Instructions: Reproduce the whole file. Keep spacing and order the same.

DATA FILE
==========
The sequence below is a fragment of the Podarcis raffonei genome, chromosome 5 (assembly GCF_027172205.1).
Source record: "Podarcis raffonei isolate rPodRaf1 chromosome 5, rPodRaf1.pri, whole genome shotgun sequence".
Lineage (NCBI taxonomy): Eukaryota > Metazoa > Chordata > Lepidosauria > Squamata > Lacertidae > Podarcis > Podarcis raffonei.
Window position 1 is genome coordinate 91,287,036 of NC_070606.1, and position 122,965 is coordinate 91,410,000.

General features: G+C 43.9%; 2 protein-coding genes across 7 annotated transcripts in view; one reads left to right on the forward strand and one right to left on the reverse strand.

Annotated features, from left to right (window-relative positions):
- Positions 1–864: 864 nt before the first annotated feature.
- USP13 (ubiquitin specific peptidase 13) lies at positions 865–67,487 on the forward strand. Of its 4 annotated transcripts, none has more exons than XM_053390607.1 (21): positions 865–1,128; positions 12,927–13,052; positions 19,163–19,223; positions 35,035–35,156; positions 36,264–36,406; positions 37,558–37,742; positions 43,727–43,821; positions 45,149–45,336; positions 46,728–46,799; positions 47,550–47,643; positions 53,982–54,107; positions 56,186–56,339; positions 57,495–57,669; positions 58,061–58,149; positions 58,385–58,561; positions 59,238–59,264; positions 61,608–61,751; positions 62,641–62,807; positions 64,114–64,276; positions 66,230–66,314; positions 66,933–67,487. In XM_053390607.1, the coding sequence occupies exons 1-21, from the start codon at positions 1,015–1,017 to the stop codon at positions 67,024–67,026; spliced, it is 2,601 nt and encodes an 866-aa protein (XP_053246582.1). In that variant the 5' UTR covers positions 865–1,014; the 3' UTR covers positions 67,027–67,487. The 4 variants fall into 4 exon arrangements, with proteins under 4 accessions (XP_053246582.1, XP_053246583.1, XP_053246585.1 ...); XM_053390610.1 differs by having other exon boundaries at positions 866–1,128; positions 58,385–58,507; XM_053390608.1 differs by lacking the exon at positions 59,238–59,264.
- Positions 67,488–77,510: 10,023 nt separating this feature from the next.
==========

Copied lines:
The sequence below is a fragment of the Podarcis raffonei genome, chromosome 5 (assembly GCF_027172205.1).
Source record: "Podarcis raffonei isolate rPodRaf1 chromosome 5, rPodRaf1.pri, whole genome shotgun sequence".
Lineage (NCBI taxonomy): Eukaryota > Metazoa > Chordata > Lepidosauria > Squamata > Lacertidae > Podarcis > Podarcis raffonei.
Window position 1 is genome coordinate 91,287,036 of NC_070606.1, and position 122,965 is coordinate 91,410,000.

General features: G+C 43.9%; 2 protein-coding genes across 7 annotated transcripts in view; one reads left to right on the forward strand and one right to left on the reverse strand.

Annotated features, from left to right (window-relative positions):
- Positions 1–864: 864 nt before the first annotated feature.
- USP13 (ubiquitin specific peptidase 13) lies at positions 865–67,487 on the forward strand. Of its 4 annotated transcripts, none has more exons than XM_053390607.1 (21): positions 865–1,128; positions 12,927–13,052; positions 19,163–19,223; positions 35,035–35,156; positions 36,264–36,406; positions 37,558–37,742; positions 43,727–43,821; positions 45,149–45,336; positions 46,728–46,799; positions 47,550–47,643; positions 53,982–54,107; positions 56,186–56,339; positions 57,495–57,669; positions 58,061–58,149; positions 58,385–58,561; positions 59,238–59,264; positions 61,608–61,751; positions 62,641–62,807; positions 64,114–64,276; positions 66,230–66,314; positions 66,933–67,487. In XM_053390607.1, the coding sequence occupies exons 1-21, from the start codon at positions 1,015–1,017 to the stop codon at positions 67,024–67,026; spliced, it is 2,601 nt and encodes an 866-aa protein (XP_053246582.1). In that variant the 5' UTR covers positions 865–1,014; the 3' UTR covers positions 67,027–67,487. The 4 variants fall into 4 exon arrangements, with proteins under 4 accessions (XP_053246582.1, XP_053246583.1, XP_053246585.1 ...); XM_053390610.1 differs by having other exon boundaries at positions 866–1,128; positions 58,385–58,507; XM_053390608.1 differs by lacking the exon at positions 59,238–59,264.
- Positions 67,488–77,510: 10,023 nt separating this feature from the next.